When the Curran Theater reopened in early 2017 after two years of renovation, owner Carole Shorenstein Hays declared her vision to create an innovative arts space in San Francisco.
Even before the Curran was able to open for full productions, it made do—and made headlines—in 2015 with a series of experimental and off-kilter works called Curran: Under Construction. Entering through a side door and sitting directly on the stage, theatergoers witnessed a staging of David Greig’s provocative Edinburgh Fringe hit, The Events, Dave Malloy’s experiential Ghost Quartet, and even a workshopped version of what would become Taylor Mac’s sumptuous A 24-Decade History of Popular Music.
It set a tone, and heralded a sea change from the usual "Best of Broadway" touring fare such as Phantom of the Opera, which ran at the pre-renovated Curran for five years in the '90s.
This vision came to grand fruition in September 2017, with a full staging of Taylor Mac’s A 24-Decade History of Popular Music. Enlisting dozens of local performers and the extravagant costuming abilities of a designer whose preferred moniker “Machine Dazzle” would fit right into a work of utopian fiction, A 24-Decade History of Popular Music challenged the notion that in order for theater to be impactful it must be “serious.” For Mac’s happy band of misfits, the weirdly static theatrical norms were simply thrown out the window. The fourth wall didn’t exist. Audiences were given a place on the stage, fed soup, and urged to recreate community-building in the aisles.
There was glitter. There were tears. There were monumental costume changes. And there were 246 songs, each one meticulously researched and carefully chosen to represent a moment in the history. It was a grand, queer sendoff for 2017, a year that desperately called out for some queering.
But after that heady inauguration, the Curran’s 2018 season has been decidedly less audacious, mainly dedicated to musicals that have continued to stray from the Curran's trail of innovation. There was the futuristic Soft Power, by David Henry Hwang and Jeanne Tesori, followed by the fantasy-forward Go-Go’s jukebox musical Head Over Heels. November saw the welcome return of Taylor Mac with Holiday Sauce, a season-specific coda to his triumphal 2017 tour.
Now, with the dust settled last week on a legal battle, the Curran is at an artistic crossroads.
First, about that legal battle: last Friday, a judge shot down a request by Nederlander of San Francisco, a.k.a. San Francisco theater company SHN, to block Hays from producing Dear Evan Hansen, which opens this week, and Harry Potter and the Cursed Child, scheduled to open in the fall of 2019.
Both are the types of commercially attractive productions SHN is known to present at the two theaters it operates in San Francisco, the Orpheum and the Golden Gate. SHN had argued that Hays' booking of the shows violated a noncompete clause. The judge, noting that both shows are touring productions with an open bidding process, ruled in Hays' favor.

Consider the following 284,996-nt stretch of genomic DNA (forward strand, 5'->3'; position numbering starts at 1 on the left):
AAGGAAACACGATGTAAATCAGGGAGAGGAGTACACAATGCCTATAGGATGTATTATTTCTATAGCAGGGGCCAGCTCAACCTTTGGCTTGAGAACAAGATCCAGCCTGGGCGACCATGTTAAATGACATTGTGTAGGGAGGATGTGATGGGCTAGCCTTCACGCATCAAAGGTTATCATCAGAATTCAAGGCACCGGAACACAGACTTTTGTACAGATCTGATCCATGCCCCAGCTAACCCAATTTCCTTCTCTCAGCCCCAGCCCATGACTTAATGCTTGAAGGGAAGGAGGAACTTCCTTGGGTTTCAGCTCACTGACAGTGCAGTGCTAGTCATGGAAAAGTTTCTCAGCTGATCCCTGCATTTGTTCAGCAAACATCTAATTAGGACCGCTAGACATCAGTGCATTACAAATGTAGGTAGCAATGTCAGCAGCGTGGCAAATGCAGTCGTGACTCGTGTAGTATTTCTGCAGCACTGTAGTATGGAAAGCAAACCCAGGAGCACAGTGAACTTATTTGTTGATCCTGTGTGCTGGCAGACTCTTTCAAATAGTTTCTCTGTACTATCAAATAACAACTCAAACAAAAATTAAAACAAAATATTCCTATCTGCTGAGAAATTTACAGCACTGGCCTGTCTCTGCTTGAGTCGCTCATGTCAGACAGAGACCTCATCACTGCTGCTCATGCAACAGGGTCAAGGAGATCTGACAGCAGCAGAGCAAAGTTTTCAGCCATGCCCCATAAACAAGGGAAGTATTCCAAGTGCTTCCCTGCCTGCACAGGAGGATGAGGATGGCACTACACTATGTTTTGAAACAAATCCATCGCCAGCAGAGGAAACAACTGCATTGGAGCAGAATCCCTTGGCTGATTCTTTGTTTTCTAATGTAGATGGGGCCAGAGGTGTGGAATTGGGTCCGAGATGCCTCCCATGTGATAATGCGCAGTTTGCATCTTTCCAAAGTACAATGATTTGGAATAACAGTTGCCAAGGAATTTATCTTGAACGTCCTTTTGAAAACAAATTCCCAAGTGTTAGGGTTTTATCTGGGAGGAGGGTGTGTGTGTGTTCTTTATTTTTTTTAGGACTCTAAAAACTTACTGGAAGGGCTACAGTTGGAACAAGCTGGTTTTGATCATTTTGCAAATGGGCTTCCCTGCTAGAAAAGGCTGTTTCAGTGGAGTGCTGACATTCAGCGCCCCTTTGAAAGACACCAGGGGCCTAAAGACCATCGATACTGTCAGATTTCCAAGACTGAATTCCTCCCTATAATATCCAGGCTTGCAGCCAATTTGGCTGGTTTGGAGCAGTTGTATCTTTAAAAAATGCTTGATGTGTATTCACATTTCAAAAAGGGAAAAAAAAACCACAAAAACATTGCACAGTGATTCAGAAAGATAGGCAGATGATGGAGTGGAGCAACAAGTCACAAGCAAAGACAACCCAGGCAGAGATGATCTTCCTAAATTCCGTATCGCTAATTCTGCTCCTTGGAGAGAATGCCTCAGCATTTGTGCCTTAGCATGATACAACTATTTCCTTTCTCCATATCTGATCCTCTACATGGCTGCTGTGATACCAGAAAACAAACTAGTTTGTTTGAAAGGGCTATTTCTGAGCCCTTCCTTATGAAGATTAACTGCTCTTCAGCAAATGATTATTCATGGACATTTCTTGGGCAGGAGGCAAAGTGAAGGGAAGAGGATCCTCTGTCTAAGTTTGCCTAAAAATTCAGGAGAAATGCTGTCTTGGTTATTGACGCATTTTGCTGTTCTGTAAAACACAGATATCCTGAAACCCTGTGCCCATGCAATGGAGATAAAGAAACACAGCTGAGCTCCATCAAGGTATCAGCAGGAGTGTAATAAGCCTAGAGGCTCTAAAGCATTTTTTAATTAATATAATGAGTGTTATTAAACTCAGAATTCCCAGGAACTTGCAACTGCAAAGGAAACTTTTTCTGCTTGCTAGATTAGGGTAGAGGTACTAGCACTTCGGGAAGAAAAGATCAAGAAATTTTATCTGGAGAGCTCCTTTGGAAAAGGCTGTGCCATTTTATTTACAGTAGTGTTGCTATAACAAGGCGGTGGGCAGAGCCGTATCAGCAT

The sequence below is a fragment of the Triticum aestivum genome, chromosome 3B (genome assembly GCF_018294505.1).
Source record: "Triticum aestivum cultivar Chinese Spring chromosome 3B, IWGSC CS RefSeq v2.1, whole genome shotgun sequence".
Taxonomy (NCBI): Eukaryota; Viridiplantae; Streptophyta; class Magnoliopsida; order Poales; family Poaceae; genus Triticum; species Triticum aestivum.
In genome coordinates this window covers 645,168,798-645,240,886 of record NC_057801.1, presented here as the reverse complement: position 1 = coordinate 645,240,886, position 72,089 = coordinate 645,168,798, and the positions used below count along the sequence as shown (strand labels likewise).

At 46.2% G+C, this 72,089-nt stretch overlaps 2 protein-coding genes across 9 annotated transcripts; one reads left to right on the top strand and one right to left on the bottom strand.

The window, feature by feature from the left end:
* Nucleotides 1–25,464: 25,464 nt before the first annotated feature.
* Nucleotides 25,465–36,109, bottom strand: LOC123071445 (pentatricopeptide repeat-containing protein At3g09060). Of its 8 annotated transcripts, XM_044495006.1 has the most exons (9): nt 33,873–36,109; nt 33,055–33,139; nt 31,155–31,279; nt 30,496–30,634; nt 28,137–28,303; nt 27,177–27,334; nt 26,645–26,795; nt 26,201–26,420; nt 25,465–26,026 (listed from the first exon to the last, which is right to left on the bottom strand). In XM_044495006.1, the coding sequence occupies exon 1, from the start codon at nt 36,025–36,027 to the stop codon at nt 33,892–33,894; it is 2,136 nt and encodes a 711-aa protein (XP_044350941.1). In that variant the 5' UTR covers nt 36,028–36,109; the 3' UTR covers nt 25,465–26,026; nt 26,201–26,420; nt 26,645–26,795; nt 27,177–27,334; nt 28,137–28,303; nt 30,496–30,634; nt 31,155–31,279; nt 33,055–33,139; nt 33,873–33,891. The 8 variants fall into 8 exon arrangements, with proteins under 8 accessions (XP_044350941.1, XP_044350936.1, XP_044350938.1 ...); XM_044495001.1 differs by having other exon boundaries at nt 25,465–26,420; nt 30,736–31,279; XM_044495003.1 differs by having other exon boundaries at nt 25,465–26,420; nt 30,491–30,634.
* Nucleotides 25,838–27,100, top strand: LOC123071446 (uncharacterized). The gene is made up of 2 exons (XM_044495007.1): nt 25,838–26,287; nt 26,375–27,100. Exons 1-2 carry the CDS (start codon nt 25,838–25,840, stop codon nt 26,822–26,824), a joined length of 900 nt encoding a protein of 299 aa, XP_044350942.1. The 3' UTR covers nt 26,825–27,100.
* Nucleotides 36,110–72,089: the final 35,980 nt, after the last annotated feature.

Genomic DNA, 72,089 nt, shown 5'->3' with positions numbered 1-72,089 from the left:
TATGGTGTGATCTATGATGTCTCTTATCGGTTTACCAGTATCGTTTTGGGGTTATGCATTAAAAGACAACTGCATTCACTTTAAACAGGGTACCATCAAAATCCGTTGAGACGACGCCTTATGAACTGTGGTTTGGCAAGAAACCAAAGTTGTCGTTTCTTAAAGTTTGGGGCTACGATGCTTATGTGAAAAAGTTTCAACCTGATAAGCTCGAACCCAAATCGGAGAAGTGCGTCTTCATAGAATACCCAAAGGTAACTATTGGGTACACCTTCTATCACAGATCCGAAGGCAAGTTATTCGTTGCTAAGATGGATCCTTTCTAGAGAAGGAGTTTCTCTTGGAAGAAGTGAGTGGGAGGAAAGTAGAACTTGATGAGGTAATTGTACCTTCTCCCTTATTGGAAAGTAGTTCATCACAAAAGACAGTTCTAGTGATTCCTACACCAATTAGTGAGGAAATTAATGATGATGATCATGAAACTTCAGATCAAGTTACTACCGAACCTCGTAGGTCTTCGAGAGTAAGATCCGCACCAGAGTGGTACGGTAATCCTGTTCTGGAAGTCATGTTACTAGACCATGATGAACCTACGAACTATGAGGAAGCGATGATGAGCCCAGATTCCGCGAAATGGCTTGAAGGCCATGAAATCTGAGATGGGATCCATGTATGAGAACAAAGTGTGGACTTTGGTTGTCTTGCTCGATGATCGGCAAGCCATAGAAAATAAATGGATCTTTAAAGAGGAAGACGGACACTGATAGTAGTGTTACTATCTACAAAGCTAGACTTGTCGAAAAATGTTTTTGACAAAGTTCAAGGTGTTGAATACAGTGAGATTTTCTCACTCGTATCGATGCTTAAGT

For years, Hays and Robert Nederlander were powerhouse theater presenters together under the SHN name. Hays stepped down from the SHN board in 2014, recusing herself from any active decision-making. But she is still a co-owner of SHN, adding another layer of messy to the already awkward professional rivalry under which Dear Evan Hansen opens this week.
While Dear Evan Hansen is certainly well-regarded, winning numerous Tony awards in 2017 and a Grammy in 2018, it sits solidly in the mainstream of musical theater. Like Fun Home, which opened the 2017 season at the Curran, Dear Evan Hansen’s socially-awkward teenage protagonist has resonated deeply with a younger generation of theater-goers who may have left their high school years behind, but have not forgotten the special angst of adolescence. Dear Evan Hansen should prove to be a lucrative and popular choice for the Curran, as will the 2019-scheduled Harry Potter and the Cursed Child (also included in the Nederlander suit).
But lucrative and popular doesn’t necessarily translate to groundbreaking. Furthermore, as reported in the New York Times on Saturday, the ruling revealed that Harry Potter is intended to run at the Curran for three years, with the possibility of an extension. (Publicists for the Curran did not respond to a request for confirmation of the length of the show's run.) It’s beginning to seem as if the Curran’s grand ambitions to create an “artistic hub” of “bold, daring work” may already be coming to an end.
For Hays’ vision of innovation to stick, the Curran will need to find a show as generous in spirit and perspective-shifting in execution as Mac’s 2017 tour de force to take center stage between Evan Hansen and Harry Potter. No doubt Hays feels some pressure too, before she mounts a long-running commercial success based on one of the highest-grossing movie franchises of all time.
The Curran's 2019 season has not been announced yet. In a statement to KQED, Hays was vague about what San Francisco audiences can expect next after Dear Evan Hansen. "In 2019, and before Harry Potter, the Curran will be home to an extraordinary theater event, the kind of work that I’ve been most honored to present over the years, and the kind of theater that is essential to our community.”
It bears noting that as a Broadway producer, Hays acquired her first Tony in 1987 backing August Wilson’s Fences (an award she won again in 2010 with the revival), and that her taste for more unconventional work contributed to her desire to acquire and operate the Curran in the first place. It remains to be seen whether the Curran will serve the same purpose it did in years past—as a tourist destination producing the hits du jour for years-long engagements—or as the embodiment of a more forward-thinking artistic imperative.
I know which direction I’d like to see the trail blazed.